On Friday during a break between rain showers, Lisa Randlette stepped out of a small boat and onto an enormous wooden structure floating in Quartermaster Harbor.
“Be careful, it’s really slippery,” said Randlette, a rain gear-clad planner with the state Department of Natural Resources’ Aquatic Resources Division. She and Rolin Christopherson, another DNR official, were at Dockton that day to put a third and final bright-pink notice on an old net pen — a 120-foot-long dock-like structure crisscrossed with walkways. Both Randlette and Christopherson said itis the largest abandoned structure they’ve ever dealt with.
Two earlier notices on the net pen produced no response, and as early as next month, the state will remove the net pen, part of its wide-ranging effort to clean up Quartermaster Harbor and bring order to the many boats and buoys moored there. It has already removed two abandoned boats and one sunken vessel through a similar process.
“This is one piece of the puzzle to clean up the harbor,” Randlette said.
The large net pen was put in the harbor about 20 years ago, and some Dockton residents say they think an old Island family once used it to rear salmon in large nets strung between the walkways. Those who put it there, they say, are likely long gone.
In recent years, boaters who used the aging net pen as an makeshift dock to tie their vessels to have taken steps to maintain the structure. Cables have been strung to hold the pieces together, lights have been added in spots, and a large plastic box full of tools now sits in the middle.
Still, the net pen, which no one has stepped up to claim, has to go, Randlette said. Not only is it illegally moored on state-owned land — something Randlette equated to abandoning a car at a state park — but it’s a safety hazard and is harming the marine environment.
Pieces of the net pen, which Randlette called “held together by a lick and prayer,” have broken off over time. Old anchors, chains and creosote pilings holding it in place have likely damaged the underwater habitat, and the pressure-treated wood is surely leeching chemicals, Christopherson said.
One area of the net pen is full of styrofoam floats, and officials think the tires lining the bottom are also full of styrofoam, Randlette said.
“Styrofoam breaks down over time,” she said, looking down at the floats. “Animals have probably eaten it thinking it is food.”
What’s more, the net pen sits in the area DNR has designated for a new buoy mooring field at Dockton. Standing on the net pen, Randlette pointed to the boats clustered around the marina at Dockton Park.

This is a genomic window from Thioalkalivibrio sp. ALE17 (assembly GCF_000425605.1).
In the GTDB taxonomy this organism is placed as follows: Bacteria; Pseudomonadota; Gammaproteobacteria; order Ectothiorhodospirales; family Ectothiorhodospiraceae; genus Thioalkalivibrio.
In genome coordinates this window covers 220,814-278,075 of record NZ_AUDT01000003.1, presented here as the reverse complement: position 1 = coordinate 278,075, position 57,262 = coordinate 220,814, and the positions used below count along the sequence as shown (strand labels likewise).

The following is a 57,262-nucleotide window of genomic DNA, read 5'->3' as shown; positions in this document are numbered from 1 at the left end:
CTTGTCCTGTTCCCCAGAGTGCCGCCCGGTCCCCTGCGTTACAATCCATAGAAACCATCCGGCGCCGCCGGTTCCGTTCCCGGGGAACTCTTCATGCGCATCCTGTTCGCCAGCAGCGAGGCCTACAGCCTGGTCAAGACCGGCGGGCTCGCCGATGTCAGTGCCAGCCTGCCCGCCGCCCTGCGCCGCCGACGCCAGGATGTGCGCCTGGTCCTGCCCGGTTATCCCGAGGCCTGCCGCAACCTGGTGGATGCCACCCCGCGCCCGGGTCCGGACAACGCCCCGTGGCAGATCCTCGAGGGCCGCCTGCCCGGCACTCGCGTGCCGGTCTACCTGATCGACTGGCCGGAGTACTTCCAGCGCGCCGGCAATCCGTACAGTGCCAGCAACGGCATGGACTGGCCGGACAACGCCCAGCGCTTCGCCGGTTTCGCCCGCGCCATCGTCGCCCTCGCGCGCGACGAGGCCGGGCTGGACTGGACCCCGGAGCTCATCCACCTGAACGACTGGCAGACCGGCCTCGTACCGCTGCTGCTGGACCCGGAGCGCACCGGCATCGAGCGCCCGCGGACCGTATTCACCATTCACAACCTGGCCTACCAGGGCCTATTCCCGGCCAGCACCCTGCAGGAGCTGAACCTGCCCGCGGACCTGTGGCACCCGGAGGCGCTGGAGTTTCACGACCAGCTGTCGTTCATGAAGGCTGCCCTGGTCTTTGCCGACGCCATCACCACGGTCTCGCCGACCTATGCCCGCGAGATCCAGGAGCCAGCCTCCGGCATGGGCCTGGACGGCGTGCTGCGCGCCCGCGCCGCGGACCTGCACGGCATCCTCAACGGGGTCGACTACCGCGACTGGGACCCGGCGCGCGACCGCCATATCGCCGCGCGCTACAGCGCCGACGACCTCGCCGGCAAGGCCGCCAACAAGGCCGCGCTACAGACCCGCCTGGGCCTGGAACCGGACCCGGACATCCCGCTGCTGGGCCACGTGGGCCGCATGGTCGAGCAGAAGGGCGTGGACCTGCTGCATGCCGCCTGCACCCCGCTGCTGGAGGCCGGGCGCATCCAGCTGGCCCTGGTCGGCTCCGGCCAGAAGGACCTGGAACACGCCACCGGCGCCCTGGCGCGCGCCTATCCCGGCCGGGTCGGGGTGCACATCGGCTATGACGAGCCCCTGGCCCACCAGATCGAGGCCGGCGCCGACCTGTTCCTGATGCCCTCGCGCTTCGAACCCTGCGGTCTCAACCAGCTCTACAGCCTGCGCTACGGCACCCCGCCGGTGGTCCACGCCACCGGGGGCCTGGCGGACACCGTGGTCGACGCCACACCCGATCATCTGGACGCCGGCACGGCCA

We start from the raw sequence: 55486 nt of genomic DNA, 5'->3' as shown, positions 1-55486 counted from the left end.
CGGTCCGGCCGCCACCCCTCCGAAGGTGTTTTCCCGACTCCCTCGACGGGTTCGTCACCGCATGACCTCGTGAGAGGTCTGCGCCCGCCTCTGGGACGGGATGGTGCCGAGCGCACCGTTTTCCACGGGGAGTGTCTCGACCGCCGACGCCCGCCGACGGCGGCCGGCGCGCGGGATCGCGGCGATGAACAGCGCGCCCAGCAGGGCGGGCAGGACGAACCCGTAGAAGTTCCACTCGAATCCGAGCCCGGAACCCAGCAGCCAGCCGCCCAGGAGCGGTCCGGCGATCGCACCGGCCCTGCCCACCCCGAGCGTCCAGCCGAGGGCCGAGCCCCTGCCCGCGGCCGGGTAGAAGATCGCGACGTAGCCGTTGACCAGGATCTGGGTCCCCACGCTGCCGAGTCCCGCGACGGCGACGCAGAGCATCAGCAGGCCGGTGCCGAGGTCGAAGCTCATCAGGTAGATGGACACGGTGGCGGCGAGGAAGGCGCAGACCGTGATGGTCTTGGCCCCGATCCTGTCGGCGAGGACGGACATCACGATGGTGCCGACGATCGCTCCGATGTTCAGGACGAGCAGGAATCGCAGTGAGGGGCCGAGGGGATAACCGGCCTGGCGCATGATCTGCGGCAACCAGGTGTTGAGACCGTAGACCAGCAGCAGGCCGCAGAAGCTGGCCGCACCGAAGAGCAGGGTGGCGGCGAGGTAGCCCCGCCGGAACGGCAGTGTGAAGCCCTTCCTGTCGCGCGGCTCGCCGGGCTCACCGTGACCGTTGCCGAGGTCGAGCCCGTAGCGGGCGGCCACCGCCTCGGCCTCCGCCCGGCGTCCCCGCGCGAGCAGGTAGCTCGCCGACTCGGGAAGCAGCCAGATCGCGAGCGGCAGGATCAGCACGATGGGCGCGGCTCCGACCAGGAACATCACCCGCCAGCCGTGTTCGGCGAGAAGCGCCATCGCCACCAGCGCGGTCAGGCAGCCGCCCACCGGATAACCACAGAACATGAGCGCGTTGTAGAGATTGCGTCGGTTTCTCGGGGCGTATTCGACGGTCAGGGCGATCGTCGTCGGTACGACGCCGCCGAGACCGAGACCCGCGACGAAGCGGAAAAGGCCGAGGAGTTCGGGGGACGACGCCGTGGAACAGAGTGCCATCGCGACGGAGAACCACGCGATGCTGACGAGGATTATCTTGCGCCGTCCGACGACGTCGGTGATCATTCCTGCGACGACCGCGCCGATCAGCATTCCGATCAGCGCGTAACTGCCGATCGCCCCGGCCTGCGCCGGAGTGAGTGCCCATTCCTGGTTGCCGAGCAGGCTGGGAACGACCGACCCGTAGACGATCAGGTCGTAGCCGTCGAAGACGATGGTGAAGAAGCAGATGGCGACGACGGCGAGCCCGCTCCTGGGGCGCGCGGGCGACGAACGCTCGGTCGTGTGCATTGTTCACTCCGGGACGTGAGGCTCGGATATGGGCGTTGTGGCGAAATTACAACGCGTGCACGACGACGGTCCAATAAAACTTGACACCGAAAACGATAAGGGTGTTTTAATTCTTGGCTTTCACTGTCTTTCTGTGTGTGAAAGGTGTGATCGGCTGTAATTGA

“None of these boats are legally moored, but most of them have submitted applications now,” she said.
Come this summer, the state will begin granting buoy licenses to boat owners who prove they have safe and environmentally sound anchor systems. Those buoys will then be spaced in rows both at Dockton and Burton, leaving ample space for waterfront homeowners and day-use mooring. At the same time, around 100 unclaimed buoys and anchor systems will be pulled up.
The net pen, visible from Dockton Park, sits right where some of the new buoy spaces will be.
“You can see it’s in a pretty prime location,” Randlette said.
At a recent public meeting on Vashon, Randlette and other state officials presented a draft of the plan, which was finalized last month. While some Islanders thanked the visitors for attempting to bring some order to the harbor, several boat owners complained that it didn’t seem like the state planned for an adequate number of buoys at the two locations.
After tagging the net pen, Randlette explained that the state, per request, was trying to incorporate more buoys into its final plan.
“That’s why we do this draft and the public process,” she said.
“The challenge is figuring out where and how many we can fit,” she added. “We’re already starting to look at that.”
As for the net pen, the state is planning to hire a crew to break the structure into pieces that it will then tow to shore for disposal. It will also work to address a sunken boat that lies directly beneath it.
Greg Rabourne, Vashon’s basin steward for King County, said he’ll be pleased to see the state haul the old net pen away. Rabourne is currently planning a shoreline restoration project at Dockton not far from to the net pen and said any unnecessary structure in the water can harm the environment simply by blocking sunlight and scouring the sea bed. As part of the state’s plan, docks at Dockton Park will eventually be replaced with more environmentally friendly ones. On the other side of the harbor, the Quartermaster Marina has already made environmental improvements to its dock, and the Quartermaster Yacht Club plans to do the same.
“It’s another step in the right direction, and hopefully we’ll continue along with restoring the harbor to get it going back in the right direction,” Rabourne said.